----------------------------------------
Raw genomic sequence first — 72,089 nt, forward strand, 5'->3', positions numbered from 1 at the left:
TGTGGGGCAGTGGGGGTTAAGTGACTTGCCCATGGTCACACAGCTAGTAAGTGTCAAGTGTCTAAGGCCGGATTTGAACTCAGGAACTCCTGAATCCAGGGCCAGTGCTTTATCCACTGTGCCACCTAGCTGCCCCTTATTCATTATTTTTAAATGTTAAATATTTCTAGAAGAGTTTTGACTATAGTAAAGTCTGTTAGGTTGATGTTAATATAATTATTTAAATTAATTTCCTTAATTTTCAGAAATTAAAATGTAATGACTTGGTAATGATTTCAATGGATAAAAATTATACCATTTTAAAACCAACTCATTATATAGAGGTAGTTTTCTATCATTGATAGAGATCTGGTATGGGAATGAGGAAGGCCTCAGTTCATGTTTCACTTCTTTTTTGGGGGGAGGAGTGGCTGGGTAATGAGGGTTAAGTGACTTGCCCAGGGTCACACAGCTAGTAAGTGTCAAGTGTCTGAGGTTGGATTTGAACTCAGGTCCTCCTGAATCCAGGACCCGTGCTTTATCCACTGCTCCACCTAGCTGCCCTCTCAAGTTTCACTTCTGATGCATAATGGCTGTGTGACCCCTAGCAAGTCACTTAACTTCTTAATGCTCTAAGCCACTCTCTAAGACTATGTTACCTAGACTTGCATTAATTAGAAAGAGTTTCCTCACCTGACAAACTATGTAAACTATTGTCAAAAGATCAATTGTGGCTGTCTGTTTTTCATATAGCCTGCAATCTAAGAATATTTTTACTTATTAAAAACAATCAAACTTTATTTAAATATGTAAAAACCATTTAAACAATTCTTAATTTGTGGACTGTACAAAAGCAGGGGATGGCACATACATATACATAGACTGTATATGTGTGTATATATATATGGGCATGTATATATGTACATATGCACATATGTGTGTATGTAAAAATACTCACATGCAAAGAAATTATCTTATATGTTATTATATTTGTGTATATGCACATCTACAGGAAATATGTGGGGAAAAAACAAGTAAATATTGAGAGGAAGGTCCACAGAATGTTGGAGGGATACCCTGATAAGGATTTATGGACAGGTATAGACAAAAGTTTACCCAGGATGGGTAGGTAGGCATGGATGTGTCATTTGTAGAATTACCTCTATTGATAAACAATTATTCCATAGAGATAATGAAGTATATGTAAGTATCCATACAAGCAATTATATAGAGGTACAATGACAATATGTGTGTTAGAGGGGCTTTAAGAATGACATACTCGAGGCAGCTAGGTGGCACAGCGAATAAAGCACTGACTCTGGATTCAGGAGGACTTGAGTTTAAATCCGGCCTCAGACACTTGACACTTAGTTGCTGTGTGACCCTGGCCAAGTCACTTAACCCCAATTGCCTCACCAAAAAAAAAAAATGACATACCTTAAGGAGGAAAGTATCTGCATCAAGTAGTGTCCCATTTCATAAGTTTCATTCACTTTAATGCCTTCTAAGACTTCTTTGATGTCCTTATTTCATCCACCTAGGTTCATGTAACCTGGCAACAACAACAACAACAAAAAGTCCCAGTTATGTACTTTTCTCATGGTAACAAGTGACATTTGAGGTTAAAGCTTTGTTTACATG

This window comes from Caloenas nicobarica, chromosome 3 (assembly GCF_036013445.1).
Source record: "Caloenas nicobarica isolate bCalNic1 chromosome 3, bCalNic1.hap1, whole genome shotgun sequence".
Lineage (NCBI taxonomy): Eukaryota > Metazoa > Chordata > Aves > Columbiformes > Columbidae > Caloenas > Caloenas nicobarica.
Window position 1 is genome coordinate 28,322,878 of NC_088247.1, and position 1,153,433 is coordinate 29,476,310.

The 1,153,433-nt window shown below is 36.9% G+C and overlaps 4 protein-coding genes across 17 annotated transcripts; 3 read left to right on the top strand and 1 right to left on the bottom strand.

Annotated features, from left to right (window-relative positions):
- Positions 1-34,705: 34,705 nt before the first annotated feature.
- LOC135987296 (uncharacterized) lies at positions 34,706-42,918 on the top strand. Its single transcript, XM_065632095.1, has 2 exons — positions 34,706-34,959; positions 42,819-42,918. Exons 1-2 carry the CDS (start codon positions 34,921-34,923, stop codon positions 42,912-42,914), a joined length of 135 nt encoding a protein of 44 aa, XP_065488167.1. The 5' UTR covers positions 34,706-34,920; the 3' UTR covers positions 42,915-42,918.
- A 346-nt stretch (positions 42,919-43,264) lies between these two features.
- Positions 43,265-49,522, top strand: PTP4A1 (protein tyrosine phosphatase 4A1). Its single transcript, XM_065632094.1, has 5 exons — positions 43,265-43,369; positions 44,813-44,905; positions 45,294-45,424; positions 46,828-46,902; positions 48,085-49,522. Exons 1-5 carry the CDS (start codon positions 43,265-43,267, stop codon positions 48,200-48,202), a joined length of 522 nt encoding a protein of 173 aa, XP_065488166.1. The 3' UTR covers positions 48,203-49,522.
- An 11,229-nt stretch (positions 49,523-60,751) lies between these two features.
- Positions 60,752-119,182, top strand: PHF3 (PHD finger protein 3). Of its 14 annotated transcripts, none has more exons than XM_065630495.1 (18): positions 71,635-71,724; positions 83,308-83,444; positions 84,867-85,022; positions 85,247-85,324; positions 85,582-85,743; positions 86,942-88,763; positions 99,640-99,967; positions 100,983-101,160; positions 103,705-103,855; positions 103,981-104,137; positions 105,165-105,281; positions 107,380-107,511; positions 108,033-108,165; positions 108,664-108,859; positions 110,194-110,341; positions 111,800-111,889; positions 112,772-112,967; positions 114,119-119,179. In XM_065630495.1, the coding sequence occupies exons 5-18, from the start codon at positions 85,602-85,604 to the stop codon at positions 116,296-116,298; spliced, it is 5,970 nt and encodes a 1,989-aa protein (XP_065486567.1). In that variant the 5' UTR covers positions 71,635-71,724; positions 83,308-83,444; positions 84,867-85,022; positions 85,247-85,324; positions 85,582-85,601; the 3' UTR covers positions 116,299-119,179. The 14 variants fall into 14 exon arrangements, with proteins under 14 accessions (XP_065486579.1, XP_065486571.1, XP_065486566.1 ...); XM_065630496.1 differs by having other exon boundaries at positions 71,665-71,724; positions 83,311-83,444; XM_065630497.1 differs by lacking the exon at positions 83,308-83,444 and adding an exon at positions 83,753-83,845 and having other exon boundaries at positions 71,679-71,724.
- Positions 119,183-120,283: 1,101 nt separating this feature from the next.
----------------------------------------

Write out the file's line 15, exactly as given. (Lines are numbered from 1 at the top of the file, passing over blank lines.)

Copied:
- Positions 119,183-120,283: 1,101 nt separating this feature from the next.